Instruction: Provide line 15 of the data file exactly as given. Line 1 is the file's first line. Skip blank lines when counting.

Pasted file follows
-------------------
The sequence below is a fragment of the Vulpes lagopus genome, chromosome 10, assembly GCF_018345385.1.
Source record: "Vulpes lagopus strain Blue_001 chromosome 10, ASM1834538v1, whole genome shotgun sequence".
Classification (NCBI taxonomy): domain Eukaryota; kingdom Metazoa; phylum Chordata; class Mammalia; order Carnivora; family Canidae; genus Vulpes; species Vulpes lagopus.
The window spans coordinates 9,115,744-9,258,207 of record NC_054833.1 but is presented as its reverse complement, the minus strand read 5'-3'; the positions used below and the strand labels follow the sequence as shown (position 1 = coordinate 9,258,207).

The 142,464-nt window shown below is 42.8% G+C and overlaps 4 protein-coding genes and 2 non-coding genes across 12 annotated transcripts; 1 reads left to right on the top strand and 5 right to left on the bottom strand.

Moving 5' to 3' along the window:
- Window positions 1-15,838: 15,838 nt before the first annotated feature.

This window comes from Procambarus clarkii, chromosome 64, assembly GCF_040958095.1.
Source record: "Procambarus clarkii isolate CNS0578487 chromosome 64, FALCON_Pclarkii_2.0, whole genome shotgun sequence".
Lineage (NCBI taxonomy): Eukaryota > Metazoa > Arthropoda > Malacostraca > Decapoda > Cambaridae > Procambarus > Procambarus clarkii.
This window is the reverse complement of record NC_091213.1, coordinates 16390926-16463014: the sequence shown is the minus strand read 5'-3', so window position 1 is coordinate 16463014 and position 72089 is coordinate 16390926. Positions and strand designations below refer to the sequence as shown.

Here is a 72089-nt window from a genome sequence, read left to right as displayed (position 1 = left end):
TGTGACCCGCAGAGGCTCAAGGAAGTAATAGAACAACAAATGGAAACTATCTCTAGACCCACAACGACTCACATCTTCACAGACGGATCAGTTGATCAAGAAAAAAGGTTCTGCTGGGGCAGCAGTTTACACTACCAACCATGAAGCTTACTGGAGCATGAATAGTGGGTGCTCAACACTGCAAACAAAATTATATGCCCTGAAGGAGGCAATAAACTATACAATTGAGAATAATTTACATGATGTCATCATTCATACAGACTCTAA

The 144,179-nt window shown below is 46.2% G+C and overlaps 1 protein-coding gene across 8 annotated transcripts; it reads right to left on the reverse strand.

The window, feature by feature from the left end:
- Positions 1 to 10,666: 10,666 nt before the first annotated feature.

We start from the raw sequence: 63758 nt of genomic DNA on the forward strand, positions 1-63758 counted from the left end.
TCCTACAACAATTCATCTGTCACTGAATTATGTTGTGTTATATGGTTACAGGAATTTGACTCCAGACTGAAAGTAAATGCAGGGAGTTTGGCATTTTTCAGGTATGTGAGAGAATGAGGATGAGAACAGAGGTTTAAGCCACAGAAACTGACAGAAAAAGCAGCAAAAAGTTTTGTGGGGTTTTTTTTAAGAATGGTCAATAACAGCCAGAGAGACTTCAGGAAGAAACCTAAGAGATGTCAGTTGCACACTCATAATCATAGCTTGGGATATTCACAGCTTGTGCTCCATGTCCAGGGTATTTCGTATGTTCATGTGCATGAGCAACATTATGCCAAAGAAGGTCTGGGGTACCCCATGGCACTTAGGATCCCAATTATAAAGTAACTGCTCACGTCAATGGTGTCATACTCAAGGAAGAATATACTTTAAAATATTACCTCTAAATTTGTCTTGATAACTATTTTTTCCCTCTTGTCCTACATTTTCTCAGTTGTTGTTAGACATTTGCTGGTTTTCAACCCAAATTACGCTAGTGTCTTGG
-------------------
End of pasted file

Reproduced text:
The window, feature by feature from the left end: